Deputy Culture Editor – Film & TV
Last month saw the first “Greenlight Night” at GMAC (Glasgow Media Access Centre located in Trongate 103), hosted by Young Filmmakers Glasgow. The premise of the night was an intriguing one: four filmmakers pitch their ideas and the winner gets the money raised by the ticket sales to produce their short film.
For your decidedly unusual ticket price of £4.84, you gained admission to the screening room in the top floor where the event was held, could claim either a glass of punch or a small glass of beer (soft drinks also available), and a single vote in the night’s proceedings. Encouragingly, the event sold out, with a suitable mix of young people (uni students and high schoolers alike) as well as more seasoned filmmakers (with thinning salt and pepper hair). With the scene set, sat among the hot throng of eager participants, with a lukewarm sliver of Innis & Gunn in a plastic cup, the event began.
Young Filmmakers Glasgow took the helm, beginning the proceeds with their own short film and a little plug for their society. They then introduced a panel of experts to help structure the night and the critiques of each pitch. The four industry professionals on the panel were Helen Wright (Scottish Queer International Film Festival), Kim MacAskill (BBC Comedy), David Tennant (erstwhile of Doctor Who, and Broadchurch), and Anuree de Silva (Editorial Department: Trainspotting, Caravaggio). After each pitch, the panelists would give their opinions, ask questions, and proffer advice. Following the preliminaries, the pitches commenced in earnest.
A great deal of variety was on offer, from comedy to horror. The pitchers took the floor, one after the other. First, Fry Up Fury by David O. Gray, a story of a boy seeking a roll and sausage for his hungover father in the style of 1970s kung fu pictures; followed by On the Fritz, presented by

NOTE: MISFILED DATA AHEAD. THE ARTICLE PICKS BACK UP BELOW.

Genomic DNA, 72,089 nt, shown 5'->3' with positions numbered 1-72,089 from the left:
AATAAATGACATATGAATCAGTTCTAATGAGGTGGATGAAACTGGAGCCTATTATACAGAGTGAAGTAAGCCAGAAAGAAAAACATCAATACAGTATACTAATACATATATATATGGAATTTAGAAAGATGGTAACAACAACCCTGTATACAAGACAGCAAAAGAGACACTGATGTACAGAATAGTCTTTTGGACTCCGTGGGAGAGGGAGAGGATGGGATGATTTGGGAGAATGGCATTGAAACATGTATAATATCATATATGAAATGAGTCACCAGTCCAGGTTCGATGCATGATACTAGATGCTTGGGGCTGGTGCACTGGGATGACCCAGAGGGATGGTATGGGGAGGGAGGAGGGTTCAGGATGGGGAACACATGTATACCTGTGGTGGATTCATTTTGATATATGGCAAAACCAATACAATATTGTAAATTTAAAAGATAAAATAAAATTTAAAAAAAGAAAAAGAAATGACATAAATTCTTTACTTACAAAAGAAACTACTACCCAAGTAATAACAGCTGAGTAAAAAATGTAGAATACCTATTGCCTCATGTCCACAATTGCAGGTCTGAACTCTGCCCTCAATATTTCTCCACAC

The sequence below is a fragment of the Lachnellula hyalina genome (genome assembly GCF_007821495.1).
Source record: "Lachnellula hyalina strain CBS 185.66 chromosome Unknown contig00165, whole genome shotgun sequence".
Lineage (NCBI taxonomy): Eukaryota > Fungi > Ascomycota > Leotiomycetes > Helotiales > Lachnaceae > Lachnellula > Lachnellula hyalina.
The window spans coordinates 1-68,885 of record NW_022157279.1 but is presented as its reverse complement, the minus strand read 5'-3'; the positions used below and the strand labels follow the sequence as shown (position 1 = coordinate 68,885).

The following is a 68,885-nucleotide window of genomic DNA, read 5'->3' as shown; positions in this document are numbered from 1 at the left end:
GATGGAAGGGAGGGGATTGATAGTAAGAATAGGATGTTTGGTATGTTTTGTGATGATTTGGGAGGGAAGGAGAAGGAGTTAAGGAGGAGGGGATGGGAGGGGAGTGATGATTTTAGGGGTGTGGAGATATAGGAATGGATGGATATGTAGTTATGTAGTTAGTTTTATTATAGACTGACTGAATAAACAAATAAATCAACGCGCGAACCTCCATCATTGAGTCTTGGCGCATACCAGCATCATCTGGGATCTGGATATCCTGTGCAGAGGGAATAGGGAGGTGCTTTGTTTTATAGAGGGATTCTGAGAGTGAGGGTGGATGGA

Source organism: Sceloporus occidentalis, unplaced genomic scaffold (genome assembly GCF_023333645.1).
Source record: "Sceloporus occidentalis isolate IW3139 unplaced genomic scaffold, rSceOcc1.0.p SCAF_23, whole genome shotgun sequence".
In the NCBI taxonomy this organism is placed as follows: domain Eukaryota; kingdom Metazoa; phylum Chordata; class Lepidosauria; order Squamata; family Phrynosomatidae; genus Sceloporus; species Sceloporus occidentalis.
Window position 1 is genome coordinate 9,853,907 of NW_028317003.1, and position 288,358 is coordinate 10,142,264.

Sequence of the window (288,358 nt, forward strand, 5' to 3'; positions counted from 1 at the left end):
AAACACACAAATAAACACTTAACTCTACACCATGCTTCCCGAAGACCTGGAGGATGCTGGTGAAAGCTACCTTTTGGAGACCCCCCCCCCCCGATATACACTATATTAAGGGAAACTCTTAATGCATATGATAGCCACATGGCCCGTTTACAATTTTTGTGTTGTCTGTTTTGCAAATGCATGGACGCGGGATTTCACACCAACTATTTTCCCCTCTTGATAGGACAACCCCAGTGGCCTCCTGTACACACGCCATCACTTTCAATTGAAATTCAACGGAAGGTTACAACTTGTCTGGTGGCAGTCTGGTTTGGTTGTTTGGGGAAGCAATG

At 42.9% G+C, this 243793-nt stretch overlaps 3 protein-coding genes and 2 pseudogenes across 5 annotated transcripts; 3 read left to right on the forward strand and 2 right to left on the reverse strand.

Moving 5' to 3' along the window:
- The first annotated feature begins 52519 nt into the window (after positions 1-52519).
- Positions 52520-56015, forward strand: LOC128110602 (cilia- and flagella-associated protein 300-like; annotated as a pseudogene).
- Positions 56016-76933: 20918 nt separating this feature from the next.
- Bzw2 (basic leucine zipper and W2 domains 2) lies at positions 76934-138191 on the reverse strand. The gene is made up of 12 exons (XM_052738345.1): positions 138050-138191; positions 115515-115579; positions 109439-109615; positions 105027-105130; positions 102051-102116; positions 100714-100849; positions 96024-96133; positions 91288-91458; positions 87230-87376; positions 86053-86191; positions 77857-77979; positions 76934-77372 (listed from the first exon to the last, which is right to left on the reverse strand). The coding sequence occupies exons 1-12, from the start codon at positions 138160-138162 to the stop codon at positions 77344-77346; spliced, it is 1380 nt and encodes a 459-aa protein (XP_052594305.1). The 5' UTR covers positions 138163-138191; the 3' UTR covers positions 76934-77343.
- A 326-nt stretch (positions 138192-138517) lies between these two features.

Savannah Morgan, a romance with artificial intelligence; then First by Marty Fletcher, which begins a romantic comedy and finishes as slasher horror; and finally, Fertility Daze by partners Daiva Ivanauskaite and Andrew Gunn, which told of the attempt of a young couple to get pregnant presented in the style of early silent cinema. That final piece left the evening with the cash, triumphant before a jury of peers.
The pitches would end with questions from the audience and this presented one of the few more distasteful elements of an otherwise pleasant evening. There was an air of slight condescension, a sense that members of the audience felt they had more experience, more talent even, than the filmmakers themselves. Another irksome feature of the night was the misrepresentation of the voting rights; the majority of the vote share was attributed to the panelists, so that their votes were worth more than the audiences. While this may not be a major issue to some, the disenfranchisement of the paying audience did feel odd – one felt, for a moment, cheated.
On the whole, however, the experiment was a successful one. A film is to be produced, Fertility Daze, which we hope to keep you updated on in the coming months; following the trial of Glasgow’s first such cinema orientated crowd-funding evening to its conclusion. That such opportunities for Glasgow-based filmmakers to receive funding will become more frequent is incredibly positive and will doubtless lead to great things for the city’s film community.